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Review: Warcraft

Spoiler warning!

I went into Warcraft expecting a bad movie. This movie managed to be worse than my very low expectations.

In order to be fair though, I’ll start by talking about one of the positive things about this movie: it’s enjoyable to watch at times. If you’re looking for a well-constructed movie, Warcraft will not be your jam, but if you’re simply looking for orcs smashing knights, then you have come to the right place. The action sequences were pretty cool to watch if you ignored the story. There was plenty of hammer smashing and sword fighting. Really, what more could you want from this film?

If the film made less of an attempt to have an actual story and just bought the pony by having mostly action sequences, then it would have been a much better film. However, calling the construction of this film bad is not even doing it justice. Emotional moments are frequently interrupted with things such as crowd surfing, which can be an interesting image, but this film did not have the finesse to pull that off.

Moreover, this film had problems showing the audience who the important characters were supposed to be and then getting across who they were. No one was presented as special or really explained in depth until about half way through the movie, with the exception of Medivh. In addition to this, the film had a real problem with names. Medivh and Garona had their names mentioned almost an annoying amount whereas everyone else’s name was mentioned maybe once. If you’re familiar with WoW lore, this may not be an issue, but coming in from an outside perspective, this only added to the messiness of the film.

Which leads me to the orcs. The orcs were a hot mess in this film. We are introduced to two orcs right away, and they actually seem like fairly complex characters. They had clear motivations and an objective. After the film begins to introduce the other orcs, however, it’s unclear as to what would be considered typical orc behavior. The orcs seem to celebrate strength above all else and other fairly typical brutish orc things. So when the orc woman sneaks herself through the portal while pregnant, it’s clearly an issue.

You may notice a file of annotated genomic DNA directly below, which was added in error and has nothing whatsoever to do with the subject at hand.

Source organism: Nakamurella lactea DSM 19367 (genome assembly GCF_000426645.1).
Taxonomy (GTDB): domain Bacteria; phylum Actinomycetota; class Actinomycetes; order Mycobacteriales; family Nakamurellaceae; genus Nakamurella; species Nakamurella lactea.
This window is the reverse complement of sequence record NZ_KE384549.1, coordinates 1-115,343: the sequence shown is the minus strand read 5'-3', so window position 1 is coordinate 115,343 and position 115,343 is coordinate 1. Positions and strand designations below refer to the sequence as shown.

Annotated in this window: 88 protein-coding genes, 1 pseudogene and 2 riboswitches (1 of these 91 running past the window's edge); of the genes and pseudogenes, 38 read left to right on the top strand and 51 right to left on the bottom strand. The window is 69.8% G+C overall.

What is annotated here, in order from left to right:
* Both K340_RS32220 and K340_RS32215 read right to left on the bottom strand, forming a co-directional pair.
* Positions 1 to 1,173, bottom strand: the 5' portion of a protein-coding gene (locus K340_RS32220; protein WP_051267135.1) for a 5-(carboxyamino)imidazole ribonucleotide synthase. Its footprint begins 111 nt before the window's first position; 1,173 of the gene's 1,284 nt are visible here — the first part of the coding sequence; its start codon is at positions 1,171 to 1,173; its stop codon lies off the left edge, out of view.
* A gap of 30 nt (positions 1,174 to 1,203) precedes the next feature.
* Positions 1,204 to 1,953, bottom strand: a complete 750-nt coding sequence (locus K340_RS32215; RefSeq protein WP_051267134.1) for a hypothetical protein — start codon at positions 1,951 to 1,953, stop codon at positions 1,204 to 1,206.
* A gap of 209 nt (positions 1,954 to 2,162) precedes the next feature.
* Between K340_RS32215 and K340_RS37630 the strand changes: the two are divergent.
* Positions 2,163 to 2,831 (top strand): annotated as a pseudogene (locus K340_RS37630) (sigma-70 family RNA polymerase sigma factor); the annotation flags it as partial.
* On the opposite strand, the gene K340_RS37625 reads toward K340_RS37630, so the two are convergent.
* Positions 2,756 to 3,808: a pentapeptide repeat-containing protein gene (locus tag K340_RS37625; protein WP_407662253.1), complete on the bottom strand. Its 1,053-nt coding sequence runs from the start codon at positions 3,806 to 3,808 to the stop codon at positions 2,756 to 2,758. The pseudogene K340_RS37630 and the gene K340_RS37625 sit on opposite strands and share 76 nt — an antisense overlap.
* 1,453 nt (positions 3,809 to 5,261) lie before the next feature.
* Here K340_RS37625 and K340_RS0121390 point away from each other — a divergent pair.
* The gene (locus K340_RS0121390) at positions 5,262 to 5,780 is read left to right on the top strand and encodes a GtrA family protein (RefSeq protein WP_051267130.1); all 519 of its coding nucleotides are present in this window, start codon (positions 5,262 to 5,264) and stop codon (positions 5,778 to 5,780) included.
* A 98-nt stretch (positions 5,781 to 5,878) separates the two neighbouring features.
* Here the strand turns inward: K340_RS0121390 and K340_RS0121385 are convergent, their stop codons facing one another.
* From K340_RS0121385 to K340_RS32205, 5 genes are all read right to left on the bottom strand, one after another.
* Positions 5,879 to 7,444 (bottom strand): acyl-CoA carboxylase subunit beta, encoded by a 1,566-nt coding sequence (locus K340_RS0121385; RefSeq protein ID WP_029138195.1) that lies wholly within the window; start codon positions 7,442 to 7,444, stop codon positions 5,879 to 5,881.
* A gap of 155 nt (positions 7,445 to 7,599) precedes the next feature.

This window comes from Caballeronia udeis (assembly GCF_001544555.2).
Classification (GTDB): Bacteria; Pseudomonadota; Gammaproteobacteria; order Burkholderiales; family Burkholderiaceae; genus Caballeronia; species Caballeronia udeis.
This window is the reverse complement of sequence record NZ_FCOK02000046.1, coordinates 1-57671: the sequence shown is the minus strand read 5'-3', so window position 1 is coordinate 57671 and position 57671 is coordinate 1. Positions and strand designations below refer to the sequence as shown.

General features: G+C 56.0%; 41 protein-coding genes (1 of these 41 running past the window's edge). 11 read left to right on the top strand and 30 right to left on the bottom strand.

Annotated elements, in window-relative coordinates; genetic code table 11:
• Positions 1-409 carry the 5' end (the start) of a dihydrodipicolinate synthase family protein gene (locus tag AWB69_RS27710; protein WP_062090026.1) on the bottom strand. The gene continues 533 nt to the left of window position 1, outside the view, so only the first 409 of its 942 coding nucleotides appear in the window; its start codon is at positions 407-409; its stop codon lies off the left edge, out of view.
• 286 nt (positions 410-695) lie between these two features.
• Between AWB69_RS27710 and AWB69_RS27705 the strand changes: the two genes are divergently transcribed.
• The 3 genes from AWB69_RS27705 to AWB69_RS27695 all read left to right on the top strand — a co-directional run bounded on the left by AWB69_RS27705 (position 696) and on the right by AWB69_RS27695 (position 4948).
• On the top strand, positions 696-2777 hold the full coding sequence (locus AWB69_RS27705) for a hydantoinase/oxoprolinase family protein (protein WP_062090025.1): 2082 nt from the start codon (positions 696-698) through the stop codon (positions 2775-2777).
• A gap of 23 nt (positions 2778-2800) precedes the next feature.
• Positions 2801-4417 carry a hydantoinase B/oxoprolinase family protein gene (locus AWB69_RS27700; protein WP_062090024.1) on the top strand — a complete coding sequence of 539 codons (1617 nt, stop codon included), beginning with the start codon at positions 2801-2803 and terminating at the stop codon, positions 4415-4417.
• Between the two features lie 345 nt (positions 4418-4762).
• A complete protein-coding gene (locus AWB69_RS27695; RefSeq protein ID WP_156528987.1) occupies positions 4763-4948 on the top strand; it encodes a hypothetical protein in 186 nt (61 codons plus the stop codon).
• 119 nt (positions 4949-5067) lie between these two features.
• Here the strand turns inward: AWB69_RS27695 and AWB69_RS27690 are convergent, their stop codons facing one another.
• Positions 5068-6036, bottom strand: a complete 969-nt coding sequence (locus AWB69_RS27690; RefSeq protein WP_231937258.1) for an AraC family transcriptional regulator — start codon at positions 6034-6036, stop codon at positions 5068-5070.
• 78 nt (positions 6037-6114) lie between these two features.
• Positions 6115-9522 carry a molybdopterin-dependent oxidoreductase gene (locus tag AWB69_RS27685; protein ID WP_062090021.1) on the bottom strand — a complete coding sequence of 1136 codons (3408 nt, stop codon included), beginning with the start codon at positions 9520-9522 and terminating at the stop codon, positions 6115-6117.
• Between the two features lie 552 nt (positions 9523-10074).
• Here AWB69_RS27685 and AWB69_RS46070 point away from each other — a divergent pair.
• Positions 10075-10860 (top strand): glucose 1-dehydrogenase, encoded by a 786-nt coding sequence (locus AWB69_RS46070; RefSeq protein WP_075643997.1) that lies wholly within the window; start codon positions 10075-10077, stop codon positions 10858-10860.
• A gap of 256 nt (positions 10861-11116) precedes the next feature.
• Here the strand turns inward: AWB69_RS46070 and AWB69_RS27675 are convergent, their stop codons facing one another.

Everyone is frustrated and angry until the moment she gives birth (also, the giving birth on all fours while the baby is pulled out of you just seemed weird to me. If this is part of orc culture, then it’s an odd inclusion. Are we going to see something like that again or were they trying to avoid any graphic element of the birthing process?). All of a sudden, the orcs are super excited. Suddenly, newborn babies on the land they just invaded are the greatest thing ever!

This isn’t the only inconsistency with orc behavior in the film regarding weakness. The orc allows the woman to escape during the raid on the village. Pretty consistent with how the orcs seem to feel about babies, honestly. However, babies are the sign of ultimate weakness. People are willing to risk their lives for them and babies really can’t do anything. We see with Garona that she was not accepted because she was not nearly as strong as the other orcs. She was not full orc and she is obviously much smaller than most orcs. It isn’t until she proves herself in battle that she is accepted. So why do orcs seem to have a soft spot for babies? Why are they not okay with pregnancy but are okay with caring for a newborn?